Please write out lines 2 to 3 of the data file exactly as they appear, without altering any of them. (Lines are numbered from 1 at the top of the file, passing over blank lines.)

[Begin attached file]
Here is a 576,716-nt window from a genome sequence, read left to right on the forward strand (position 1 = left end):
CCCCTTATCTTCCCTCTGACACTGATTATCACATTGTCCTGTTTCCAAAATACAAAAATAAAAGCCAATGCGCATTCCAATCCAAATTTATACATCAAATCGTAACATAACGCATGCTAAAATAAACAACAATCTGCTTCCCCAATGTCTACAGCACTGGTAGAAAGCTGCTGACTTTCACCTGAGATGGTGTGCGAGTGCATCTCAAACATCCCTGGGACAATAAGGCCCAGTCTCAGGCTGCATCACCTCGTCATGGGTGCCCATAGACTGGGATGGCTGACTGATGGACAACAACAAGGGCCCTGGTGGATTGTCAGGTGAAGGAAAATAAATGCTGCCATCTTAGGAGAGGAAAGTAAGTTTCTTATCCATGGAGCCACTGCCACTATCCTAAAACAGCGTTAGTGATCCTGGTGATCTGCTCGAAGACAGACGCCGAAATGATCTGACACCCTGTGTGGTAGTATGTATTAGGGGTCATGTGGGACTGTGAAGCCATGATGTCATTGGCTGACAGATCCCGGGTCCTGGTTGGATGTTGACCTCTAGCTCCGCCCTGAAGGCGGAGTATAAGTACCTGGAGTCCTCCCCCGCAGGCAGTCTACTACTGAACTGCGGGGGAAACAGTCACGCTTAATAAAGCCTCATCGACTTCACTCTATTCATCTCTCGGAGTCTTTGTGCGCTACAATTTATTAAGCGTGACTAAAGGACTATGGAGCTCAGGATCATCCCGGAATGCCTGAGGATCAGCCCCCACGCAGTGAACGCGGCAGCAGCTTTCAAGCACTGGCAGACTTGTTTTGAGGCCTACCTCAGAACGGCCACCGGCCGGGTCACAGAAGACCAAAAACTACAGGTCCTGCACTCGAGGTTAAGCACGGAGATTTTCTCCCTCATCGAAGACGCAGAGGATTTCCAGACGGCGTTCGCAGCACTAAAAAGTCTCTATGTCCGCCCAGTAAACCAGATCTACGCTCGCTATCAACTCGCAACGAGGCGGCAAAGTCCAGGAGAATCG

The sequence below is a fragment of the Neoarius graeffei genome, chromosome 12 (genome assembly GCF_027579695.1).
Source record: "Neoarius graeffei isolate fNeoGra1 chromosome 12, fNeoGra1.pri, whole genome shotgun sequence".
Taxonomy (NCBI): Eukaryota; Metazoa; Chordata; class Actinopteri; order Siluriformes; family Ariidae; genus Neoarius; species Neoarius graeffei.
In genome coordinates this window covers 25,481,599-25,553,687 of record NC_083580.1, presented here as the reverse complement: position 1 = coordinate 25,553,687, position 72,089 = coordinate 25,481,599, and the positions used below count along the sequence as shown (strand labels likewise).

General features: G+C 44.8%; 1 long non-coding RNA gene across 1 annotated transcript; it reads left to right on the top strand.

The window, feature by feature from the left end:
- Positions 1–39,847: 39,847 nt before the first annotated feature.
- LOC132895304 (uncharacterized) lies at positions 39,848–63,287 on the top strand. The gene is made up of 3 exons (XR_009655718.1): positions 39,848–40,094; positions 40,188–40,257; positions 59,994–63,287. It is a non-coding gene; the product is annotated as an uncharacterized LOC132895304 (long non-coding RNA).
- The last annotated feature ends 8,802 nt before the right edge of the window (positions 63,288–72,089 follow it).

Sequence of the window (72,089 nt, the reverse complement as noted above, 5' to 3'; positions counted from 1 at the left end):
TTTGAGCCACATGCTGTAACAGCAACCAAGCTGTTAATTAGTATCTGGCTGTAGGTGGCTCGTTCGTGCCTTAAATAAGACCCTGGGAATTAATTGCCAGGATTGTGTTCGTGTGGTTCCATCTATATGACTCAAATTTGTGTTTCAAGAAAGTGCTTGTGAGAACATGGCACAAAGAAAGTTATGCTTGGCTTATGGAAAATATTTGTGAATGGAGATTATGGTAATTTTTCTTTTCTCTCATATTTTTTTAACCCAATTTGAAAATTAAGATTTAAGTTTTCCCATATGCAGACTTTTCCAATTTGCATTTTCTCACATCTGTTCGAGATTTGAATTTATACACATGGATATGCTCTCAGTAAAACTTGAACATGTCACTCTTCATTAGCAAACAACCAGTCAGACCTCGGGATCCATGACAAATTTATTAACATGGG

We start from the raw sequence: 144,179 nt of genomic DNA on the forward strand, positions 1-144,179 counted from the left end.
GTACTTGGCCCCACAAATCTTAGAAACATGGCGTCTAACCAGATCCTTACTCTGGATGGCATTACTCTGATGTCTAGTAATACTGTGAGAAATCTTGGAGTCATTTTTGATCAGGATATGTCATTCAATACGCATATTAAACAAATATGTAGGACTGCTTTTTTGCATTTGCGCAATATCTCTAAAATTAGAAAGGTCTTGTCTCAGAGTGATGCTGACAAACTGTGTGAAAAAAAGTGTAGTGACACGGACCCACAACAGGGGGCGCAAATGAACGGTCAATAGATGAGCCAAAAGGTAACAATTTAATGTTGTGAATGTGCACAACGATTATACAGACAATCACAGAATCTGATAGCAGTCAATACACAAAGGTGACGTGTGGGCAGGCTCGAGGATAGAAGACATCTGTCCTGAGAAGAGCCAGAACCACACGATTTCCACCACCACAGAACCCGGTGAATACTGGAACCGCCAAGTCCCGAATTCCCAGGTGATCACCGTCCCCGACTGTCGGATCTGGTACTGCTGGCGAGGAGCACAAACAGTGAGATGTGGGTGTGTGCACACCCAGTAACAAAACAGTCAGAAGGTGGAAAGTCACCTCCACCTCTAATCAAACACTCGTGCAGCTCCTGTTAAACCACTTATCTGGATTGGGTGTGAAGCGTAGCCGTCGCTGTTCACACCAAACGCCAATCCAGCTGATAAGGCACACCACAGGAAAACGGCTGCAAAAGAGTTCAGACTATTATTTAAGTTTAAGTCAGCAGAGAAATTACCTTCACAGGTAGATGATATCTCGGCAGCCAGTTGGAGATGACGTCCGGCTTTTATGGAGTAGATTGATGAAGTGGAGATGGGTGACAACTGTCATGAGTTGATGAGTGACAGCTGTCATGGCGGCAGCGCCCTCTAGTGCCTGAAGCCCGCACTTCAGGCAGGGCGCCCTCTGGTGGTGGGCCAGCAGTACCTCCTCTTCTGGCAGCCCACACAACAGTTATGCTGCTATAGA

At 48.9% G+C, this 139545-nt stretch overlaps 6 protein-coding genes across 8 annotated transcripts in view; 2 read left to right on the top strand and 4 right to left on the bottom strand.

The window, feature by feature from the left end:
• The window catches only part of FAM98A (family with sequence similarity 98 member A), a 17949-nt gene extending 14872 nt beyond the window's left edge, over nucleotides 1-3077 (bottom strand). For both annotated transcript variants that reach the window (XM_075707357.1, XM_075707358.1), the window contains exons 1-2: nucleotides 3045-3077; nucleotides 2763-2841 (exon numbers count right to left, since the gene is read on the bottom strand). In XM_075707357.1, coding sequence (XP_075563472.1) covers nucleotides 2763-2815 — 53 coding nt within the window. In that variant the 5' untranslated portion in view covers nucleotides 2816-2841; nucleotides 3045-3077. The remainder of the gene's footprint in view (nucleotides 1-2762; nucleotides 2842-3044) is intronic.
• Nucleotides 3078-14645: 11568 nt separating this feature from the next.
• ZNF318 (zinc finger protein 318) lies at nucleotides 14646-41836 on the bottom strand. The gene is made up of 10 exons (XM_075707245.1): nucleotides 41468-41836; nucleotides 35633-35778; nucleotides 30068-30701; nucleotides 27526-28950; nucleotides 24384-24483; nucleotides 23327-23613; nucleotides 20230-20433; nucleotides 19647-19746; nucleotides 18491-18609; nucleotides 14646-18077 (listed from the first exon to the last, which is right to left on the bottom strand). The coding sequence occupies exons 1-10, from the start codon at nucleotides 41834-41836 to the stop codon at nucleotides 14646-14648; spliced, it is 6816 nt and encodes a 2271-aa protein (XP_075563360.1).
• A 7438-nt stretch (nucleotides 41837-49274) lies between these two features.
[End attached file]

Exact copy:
CCCCTTATCTTCCCTCTGACACTGATTATCACATTGTCCTGTTTCCAAAATACAAAAATAAAAGCCAATGCGCATTCCAATCCAAATTTATACATCAAATCGTAACATAACGCATGCTAAAATAAACAACAATCTGCTTCCCCAATGTCTACAGCACTGGTAGAAAGCTGCTGACTTTCACCTGAGATGGTGTGCGAGTGCATCTCAAACATCCCTGGGACAATAAGGCCCAGTCTCAGGCTGCATCACCTCGTCATGGGTGCCCATAGACTGGGATGGCTGACTGATGGACAACAACAAGGGCCCTGGTGGATTGTCAGGTGAAGGAAAATAAATGCTGCCATCTTAGGAGAGGAAAGTAAGTTTCTTATCCATGGAGCCACTGCCACTATCCTAAAACAGCGTTAGTGATCCTGGTGATCTGCTCGAAGACAGACGCCGAAATGATCTGACACCCTGTGTGGTAGTATGTATTAGGGGTCATGTGGGACTGTGAAGCCATGATGTCATTGGCTGACAGATCCCGGGTCCTGGTTGGATGTTGACCTCTAGCTCCGCCCTGAAGGCGGAGTATAAGTACCTGGAGTCCTCCCCCGCAGGCAGTCTACTACTGAACTGCGGGGGAAACAGTCACGCTTAATAAAGCCTCATCGACTTCACTCTATTCATCTCTCGGAGTCTTTGTGCGCTACAATTTATTAAGCGTGACTAAAGGACTATGGAGCTCAGGATCATCCCGGAATGCCTGAGGATCAGCCCCCACGCAGTGAACGCGGCAGCAGCTTTCAAGCACTGGCAGACTTGTTTTGAGGCCTACCTCAGAACGGCCACCGGCCGGGTCACAGAAGACCAAAAACTACAGGTCCTGCACTCGAGGTTAAGCACGGAGATTTTCTCCCTCATCGAAGACGCAGAGGATTTCCAGACGGCGTTCGCAGCACTAAAAAGTCTCTATGTCCGCCCAGTAAACCAGATCTACGCTCGCTATCAACTCGCAACGAGGCGGCAAAGTCCAGGAGAATCG

The sequence below is a fragment of the Neoarius graeffei genome, chromosome 12 (genome assembly GCF_027579695.1).